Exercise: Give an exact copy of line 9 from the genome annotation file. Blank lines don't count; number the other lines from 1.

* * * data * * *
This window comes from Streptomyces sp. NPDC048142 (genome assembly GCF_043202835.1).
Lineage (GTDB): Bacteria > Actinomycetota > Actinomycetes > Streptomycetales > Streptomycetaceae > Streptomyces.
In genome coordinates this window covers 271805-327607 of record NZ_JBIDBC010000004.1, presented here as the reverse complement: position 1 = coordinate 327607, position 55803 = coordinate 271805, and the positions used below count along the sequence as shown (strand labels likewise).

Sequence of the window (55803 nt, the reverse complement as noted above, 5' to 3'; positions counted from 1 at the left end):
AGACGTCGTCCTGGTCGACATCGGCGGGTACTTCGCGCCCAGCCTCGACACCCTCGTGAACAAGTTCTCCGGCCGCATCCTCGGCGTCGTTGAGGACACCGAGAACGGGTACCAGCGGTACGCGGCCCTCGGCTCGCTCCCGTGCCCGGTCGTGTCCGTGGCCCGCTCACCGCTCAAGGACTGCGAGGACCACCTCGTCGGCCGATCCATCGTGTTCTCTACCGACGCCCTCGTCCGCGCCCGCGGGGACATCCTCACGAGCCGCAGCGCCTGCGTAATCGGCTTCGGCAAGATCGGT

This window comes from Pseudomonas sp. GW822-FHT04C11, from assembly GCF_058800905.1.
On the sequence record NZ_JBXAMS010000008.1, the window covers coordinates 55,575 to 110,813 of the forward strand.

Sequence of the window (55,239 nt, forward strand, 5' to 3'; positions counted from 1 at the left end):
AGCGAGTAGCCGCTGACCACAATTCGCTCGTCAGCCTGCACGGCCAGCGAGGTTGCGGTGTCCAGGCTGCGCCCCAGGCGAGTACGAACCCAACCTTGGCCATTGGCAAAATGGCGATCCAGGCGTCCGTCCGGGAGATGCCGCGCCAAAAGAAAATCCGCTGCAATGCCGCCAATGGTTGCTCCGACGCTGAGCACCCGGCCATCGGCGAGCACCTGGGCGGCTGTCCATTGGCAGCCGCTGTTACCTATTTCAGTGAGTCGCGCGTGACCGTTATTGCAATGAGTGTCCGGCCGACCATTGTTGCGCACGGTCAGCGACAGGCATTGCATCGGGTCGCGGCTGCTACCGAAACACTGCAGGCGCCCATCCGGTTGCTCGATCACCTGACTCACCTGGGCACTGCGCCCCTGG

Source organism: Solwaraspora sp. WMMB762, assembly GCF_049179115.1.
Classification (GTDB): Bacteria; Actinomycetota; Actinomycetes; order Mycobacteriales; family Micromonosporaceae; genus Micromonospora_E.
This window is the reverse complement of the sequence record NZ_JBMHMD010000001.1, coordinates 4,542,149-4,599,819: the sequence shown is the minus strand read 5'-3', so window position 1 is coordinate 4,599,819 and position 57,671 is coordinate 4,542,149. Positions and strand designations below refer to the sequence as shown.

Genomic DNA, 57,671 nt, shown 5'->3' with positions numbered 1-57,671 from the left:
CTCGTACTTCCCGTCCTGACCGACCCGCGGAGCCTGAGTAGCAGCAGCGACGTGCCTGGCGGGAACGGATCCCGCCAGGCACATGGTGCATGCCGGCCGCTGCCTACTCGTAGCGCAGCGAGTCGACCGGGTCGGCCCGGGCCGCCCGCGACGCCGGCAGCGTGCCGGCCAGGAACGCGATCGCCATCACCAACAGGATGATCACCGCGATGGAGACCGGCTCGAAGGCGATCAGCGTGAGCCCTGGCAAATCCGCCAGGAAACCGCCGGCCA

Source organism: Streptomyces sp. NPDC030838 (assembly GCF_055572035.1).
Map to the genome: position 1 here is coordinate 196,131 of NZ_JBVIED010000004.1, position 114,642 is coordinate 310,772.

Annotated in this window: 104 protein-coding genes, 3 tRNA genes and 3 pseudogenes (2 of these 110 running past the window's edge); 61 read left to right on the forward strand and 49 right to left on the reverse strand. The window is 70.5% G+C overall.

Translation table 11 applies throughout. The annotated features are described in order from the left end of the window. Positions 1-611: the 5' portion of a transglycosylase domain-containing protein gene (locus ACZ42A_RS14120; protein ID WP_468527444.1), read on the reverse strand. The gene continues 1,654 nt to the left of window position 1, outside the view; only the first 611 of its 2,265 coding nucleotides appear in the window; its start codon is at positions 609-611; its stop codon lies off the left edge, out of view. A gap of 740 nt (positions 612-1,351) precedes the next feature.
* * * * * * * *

AGCGAGTAGCCGCTGACCACAATTCGCTCGTCAGCCTGCACGGCCAGCGAGGTTGCGGTGTCCAGGCTGCGCCCCAGGCGAGTACGAACCCAACCTTGGCCATTGGCAAAATGGCGATCCAGGCGTCCGTCCGGGAGATGCCGCGCCAAAAGAAAATCCGCTGCAATGCCGCCAATGGTTGCTCCGACGCTGAGCACCCGGCCATCGGCGAGCACCTGGGCGGCTGTCCATTGGCAGCCGCTGTTACCTATTTCAGTGAGTCGCGCGTGACCGTTATTGCAATGAGTGTCCGGCCGACCATTGTTGCGCACGGTCAGCGACAGGCATTGCATCGGGTCGCGGCTGCTACCGAAACACTGCAGGCGCCCATCCGGTTGCTCGATCACCTGACTCACCTGGGCACTGCGCCCCTGG